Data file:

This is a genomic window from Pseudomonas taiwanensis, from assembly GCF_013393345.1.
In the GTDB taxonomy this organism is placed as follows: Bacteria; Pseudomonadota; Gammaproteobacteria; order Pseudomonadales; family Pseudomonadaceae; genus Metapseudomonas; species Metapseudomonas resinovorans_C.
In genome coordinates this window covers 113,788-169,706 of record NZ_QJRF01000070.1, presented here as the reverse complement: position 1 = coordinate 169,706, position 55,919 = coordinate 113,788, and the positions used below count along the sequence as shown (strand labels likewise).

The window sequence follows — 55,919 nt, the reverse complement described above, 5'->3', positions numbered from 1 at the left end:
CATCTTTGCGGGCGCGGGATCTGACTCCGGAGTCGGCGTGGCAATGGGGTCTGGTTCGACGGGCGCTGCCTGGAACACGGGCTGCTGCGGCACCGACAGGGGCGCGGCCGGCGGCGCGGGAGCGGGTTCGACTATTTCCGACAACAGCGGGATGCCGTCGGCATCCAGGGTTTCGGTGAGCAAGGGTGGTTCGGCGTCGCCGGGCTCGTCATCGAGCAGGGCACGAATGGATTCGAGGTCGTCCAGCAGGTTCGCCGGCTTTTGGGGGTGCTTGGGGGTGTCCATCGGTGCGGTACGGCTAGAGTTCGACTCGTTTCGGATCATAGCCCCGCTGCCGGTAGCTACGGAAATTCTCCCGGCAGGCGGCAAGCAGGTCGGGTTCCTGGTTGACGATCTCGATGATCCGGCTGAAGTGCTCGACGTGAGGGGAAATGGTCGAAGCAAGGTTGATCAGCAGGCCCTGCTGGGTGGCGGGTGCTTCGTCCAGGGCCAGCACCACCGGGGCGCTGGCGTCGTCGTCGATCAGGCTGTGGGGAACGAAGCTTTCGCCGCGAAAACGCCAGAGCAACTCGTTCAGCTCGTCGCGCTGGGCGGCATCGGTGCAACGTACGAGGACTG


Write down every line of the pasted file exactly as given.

This is a genomic window from Pseudomonas taiwanensis, from assembly GCF_013393345.1.
In the GTDB taxonomy this organism is placed as follows: Bacteria; Pseudomonadota; Gammaproteobacteria; order Pseudomonadales; family Pseudomonadaceae; genus Metapseudomonas; species Metapseudomonas resinovorans_C.
In genome coordinates this window covers 113,788-169,706 of record NZ_QJRF01000070.1, presented here as the reverse complement: position 1 = coordinate 169,706, position 55,919 = coordinate 113,788, and the positions used below count along the sequence as shown (strand labels likewise).

The window sequence follows — 55,919 nt, the reverse complement described above, 5'->3', positions numbered from 1 at the left end:
CATCTTTGCGGGCGCGGGATCTGACTCCGGAGTCGGCGTGGCAATGGGGTCTGGTTCGACGGGCGCTGCCTGGAACACGGGCTGCTGCGGCACCGACAGGGGCGCGGCCGGCGGCGCGGGAGCGGGTTCGACTATTTCCGACAACAGCGGGATGCCGTCGGCATCCAGGGTTTCGGTGAGCAAGGGTGGTTCGGCGTCGCCGGGCTCGTCATCGAGCAGGGCACGAATGGATTCGAGGTCGTCCAGCAGGTTCGCCGGCTTTTGGGGGTGCTTGGGGGTGTCCATCGGTGCGGTACGGCTAGAGTTCGACTCGTTTCGGATCATAGCCCCGCTGCCGGTAGCTACGGAAATTCTCCCGGCAGGCGGCAAGCAGGTCGGGTTCCTGGTTGACGATCTCGATGATCCGGCTGAAGTGCTCGACGTGAGGGGAAATGGTCGAAGCAAGGTTGATCAGCAGGCCCTGCTGGGTGGCGGGTGCTTCGTCCAGGGCCAGCACCACCGGGGCGCTGGCGTCGTCGTCGATCAGGCTGTGGGGAACGAAGCTTTCGCCGCGAAAACGCCAGAGCAACTCGTTCAGCTCGTCGCGCTGGGCGGCATCGGTGCAACGTACGAGGACTG